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During the toddler years, as children are gaining autonomy, they often test their new independence by eating or not eating the meal you set before them. It is completely normal for your toddler to love scrambled eggs one week and have nothing to do with the same exact eggs the next week.

As long as your child is growing and developing well, there is no reason to be alarmed at these feeding behaviors.

Here we discuss the top five things you need to know to survive this stage—and when to worry about your child’s picky eating being more than just a normal phase.

It is normal for your ‘perfect’ eater to become more ‘picky’ around 15-18 months.

It is natural for most babies, who would previously eat anything you put in front of them, to become more selective and only prefer a few foods, particularly carbohydrates, at this age.

Most small children really don’t need very much food, since their growth slows at this stage.

In general, by age two, toddlers should be eating three healthy meals and two snacks a day, with the average two-year-old (boys and girls) requiring about 1,000 calories a day.

Keep meal times stress-free (no matter how challenging they are to you).

Ellyn Satter, a registered dietitian and family therapist, pioneered the evidence-based “Division of Responsibility” model, where parents determine the what, when, and where of feeding, and the child then determines how much they will eat.

A parent’s role in feeding includes making food, offering food and drinks only at meal or snack times (besides water), leading by example, and not catering to children.

She believes children will then eat the amount they need, innately regulating their own food intake.

Keep mealtimes interesting and consistent.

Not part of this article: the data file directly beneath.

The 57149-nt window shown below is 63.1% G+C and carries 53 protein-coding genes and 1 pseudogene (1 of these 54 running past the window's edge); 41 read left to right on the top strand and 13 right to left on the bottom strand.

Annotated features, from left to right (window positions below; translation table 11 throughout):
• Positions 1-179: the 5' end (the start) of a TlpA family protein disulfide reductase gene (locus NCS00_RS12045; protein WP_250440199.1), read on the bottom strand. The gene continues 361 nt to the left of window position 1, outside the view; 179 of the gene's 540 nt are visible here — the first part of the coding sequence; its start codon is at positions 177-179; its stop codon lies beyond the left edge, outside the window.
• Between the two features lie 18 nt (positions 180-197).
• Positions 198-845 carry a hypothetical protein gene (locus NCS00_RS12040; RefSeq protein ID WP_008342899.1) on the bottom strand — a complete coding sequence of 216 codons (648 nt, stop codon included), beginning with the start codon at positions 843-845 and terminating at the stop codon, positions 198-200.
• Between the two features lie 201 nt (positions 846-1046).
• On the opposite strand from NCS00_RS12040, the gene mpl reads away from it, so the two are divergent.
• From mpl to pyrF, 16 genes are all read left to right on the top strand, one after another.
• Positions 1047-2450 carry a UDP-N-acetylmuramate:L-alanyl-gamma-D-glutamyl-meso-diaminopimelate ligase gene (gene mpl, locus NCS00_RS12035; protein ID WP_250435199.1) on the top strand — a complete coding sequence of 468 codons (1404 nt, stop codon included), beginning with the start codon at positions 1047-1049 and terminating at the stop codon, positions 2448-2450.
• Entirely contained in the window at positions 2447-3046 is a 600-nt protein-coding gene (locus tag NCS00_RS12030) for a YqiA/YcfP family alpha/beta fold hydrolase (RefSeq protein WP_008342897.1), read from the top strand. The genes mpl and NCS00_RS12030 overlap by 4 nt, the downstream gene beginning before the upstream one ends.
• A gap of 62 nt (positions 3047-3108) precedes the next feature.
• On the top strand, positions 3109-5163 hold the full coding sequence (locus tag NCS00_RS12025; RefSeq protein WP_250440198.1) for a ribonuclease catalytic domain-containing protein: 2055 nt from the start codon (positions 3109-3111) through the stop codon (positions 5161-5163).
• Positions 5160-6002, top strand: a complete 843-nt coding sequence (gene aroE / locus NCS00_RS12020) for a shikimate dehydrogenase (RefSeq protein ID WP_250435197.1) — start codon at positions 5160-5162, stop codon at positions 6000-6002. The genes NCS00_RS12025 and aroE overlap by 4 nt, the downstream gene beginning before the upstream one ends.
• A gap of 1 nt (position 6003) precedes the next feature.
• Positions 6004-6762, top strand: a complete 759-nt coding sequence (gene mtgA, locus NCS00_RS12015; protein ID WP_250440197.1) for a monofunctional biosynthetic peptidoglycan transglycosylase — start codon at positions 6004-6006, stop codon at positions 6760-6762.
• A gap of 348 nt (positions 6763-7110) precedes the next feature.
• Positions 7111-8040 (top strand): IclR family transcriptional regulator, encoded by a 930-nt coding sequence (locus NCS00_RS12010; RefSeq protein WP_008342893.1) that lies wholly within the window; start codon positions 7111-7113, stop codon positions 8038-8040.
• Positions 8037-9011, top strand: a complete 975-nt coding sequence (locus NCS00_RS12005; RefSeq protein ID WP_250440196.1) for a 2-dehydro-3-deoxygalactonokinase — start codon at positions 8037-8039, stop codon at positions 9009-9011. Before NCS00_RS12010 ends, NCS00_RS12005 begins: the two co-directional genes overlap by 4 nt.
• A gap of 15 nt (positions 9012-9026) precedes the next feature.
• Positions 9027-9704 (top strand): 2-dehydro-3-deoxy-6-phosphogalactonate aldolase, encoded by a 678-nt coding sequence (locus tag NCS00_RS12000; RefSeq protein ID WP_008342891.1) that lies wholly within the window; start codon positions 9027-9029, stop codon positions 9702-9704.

Involve your child in mealtimes. Use cookie cutters, dipping sauces, muffin trays or bite-sized portions, colorful plates, or natural food coloring.

Try offering the same food indifferent ways: steamed, roasted, with a favorite dipping sauce, or have your toddler make her own fun food creations.

Involve your child in food preparation to spark interest in the meal, or have them go grocery shopping with you.

Pick a color day. For example, on “pink days,” eat beets, strawberries, salmon, and watermelon.

Encourage your child to try new foods many times. Don’t give up or become frustrated if it doesn’t happen the first, second, or even tenth time! Offer small portions of the new food with old favorites. Over time, kids may grow to like foods that they initially avoided!

There is no reason to become a short-order cook at mealtimes for your picky eater, since this may further encourage bad behavior. Offer two healthy choices, and if rejected, just try again tomorrow.

Toddlers will be okay and will not starve if they skip a meal once in a while.

Minimize distractions at mealtimes, such as television and tablets.

Serve meals and snacks in a routine way, preferably at a table with others, and avoid snacks or sweetened caloric beverages, such as juices and sodas, between those times.

Be a role model.

Model the behavior you would like to see in your children. If you expect your kids to eat a plate of veggies, you should also serve yourself veggies.

If you are stressed, your child will feel it, and the meal may turn into a stressful experience for everyone!

Monitor your child's growth.

If you are concerned about your child’s intake, whether you think your child is eating too much or not enough, speak to your pediatrician to review your child’s daily intake.

Pediatricians will plot your child’s height and weight on a growth chart to determine if they are following, give or take, a consistent percentile.

The current recommendations for which growth chart to use depends on the age of your child.

The World Health Organization (WHO) growth charts are now recommended from birth to two years, whereas the Center for Disease Control (CDC) growth charts are used from two to 18 years.

If your child is not growing along a consistent curve, is not gaining weight as expected for his age, or has dropped significantly in weight percentiles, it may be necessary for your child’s pediatrician to assess her nutritional intake and take a history to decide what further testing, if any, may be needed.

Article co-written by Dr. Dina DiMaggio and Dr. Anthony Porto.

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